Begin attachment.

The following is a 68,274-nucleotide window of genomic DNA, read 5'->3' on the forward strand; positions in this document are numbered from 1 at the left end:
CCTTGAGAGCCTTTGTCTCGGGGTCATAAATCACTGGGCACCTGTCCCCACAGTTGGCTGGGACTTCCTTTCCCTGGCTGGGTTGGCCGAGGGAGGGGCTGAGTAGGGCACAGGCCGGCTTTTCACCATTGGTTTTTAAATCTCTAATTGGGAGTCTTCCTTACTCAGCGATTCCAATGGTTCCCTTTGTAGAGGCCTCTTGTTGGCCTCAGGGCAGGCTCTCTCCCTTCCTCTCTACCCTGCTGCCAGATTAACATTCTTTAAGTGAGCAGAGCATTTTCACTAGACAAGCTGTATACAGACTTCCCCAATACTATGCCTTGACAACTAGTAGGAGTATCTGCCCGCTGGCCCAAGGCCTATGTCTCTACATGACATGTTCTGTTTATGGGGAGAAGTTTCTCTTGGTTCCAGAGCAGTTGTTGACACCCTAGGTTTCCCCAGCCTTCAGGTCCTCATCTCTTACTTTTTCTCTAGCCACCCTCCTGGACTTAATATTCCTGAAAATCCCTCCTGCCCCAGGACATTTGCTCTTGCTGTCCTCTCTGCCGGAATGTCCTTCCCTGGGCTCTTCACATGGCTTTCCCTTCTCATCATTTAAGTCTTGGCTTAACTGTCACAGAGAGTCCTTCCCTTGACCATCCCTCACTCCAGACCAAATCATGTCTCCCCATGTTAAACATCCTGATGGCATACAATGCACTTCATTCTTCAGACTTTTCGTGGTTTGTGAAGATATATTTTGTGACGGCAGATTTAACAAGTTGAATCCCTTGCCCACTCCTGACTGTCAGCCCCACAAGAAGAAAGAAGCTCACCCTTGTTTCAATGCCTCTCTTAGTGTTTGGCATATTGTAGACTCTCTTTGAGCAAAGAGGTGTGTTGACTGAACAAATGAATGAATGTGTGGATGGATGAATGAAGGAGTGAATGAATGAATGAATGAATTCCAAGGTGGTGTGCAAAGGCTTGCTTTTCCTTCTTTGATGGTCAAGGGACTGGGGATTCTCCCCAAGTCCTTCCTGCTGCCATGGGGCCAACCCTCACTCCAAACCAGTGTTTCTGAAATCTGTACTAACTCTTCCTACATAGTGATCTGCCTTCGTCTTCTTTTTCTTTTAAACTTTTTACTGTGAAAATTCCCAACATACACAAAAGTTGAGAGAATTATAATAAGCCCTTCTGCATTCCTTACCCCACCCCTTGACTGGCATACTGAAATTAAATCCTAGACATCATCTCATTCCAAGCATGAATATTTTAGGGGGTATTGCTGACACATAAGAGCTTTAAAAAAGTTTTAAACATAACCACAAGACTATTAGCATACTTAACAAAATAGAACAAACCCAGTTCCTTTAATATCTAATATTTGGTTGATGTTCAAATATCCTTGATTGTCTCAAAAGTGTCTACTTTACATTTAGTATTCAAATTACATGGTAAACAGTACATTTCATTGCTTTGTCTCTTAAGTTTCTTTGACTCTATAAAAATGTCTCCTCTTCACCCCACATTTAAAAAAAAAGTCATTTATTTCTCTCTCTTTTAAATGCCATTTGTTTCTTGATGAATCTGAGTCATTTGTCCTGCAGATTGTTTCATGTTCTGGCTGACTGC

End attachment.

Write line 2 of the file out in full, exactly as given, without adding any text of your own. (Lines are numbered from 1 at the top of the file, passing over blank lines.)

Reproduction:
CCTTGAGAGCCTTTGTCTCGGGGTCATAAATCACTGGGCACCTGTCCCCACAGTTGGCTGGGACTTCCTTTCCCTGGCTGGGTTGGCCGAGGGAGGGGCTGAGTAGGGCACAGGCCGGCTTTTCACCATTGGTTTTTAAATCTCTAATTGGGAGTCTTCCTTACTCAGCGATTCCAATGGTTCCCTTTGTAGAGGCCTCTTGTTGGCCTCAGGGCAGGCTCTCTCCCTTCCTCTCTACCCTGCTGCCAGATTAACATTCTTTAAGTGAGCAGAGCATTTTCACTAGACAAGCTGTATACAGACTTCCCCAATACTATGCCTTGACAACTAGTAGGAGTATCTGCCCGCTGGCCCAAGGCCTATGTCTCTACATGACATGTTCTGTTTATGGGGAGAAGTTTCTCTTGGTTCCAGAGCAGTTGTTGACACCCTAGGTTTCCCCAGCCTTCAGGTCCTCATCTCTTACTTTTTCTCTAGCCACCCTCCTGGACTTAATATTCCTGAAAATCCCTCCTGCCCCAGGACATTTGCTCTTGCTGTCCTCTCTGCCGGAATGTCCTTCCCTGGGCTCTTCACATGGCTTTCCCTTCTCATCATTTAAGTCTTGGCTTAACTGTCACAGAGAGTCCTTCCCTTGACCATCCCTCACTCCAGACCAAATCATGTCTCCCCATGTTAAACATCCTGATGGCATACAATGCACTTCATTCTTCAGACTTTTCGTGGTTTGTGAAGATATATTTTGTGACGGCAGATTTAACAAGTTGAATCCCTTGCCCACTCCTGACTGTCAGCCCCACAAGAAGAAAGAAGCTCACCCTTGTTTCAATGCCTCTCTTAGTGTTTGGCATATTGTAGACTCTCTTTGAGCAAAGAGGTGTGTTGACTGAACAAATGAATGAATGTGTGGATGGATGAATGAAGGAGTGAATGAATGAATGAATGAATTCCAAGGTGGTGTGCAAAGGCTTGCTTTTCCTTCTTTGATGGTCAAGGGACTGGGGATTCTCCCCAAGTCCTTCCTGCTGCCATGGGGCCAACCCTCACTCCAAACCAGTGTTTCTGAAATCTGTACTAACTCTTCCTACATAGTGATCTGCCTTCGTCTTCTTTTTCTTTTAAACTTTTTACTGTGAAAATTCCCAACATACACAAAAGTTGAGAGAATTATAATAAGCCCTTCTGCATTCCTTACCCCACCCCTTGACTGGCATACTGAAATTAAATCCTAGACATCATCTCATTCCAAGCATGAATATTTTAGGGGGTATTGCTGACACATAAGAGCTTTAAAAAAGTTTTAAACATAACCACAAGACTATTAGCATACTTAACAAAATAGAACAAACCCAGTTCCTTTAATATCTAATATTTGGTTGATGTTCAAATATCCTTGATTGTCTCAAAAGTGTCTACTTTACATTTAGTATTCAAATTACATGGTAAACAGTACATTTCATTGCTTTGTCTCTTAAGTTTCTTTGACTCTATAAAAATGTCTCCTCTTCACCCCACATTTAAAAAAAAAGTCATTTATTTCTCTCTCTTTTAAATGCCATTTGTTTCTTGATGAATCTGAGTCATTTGTCCTGCAGATTGTTTCATGTTCTGGCTGACTGC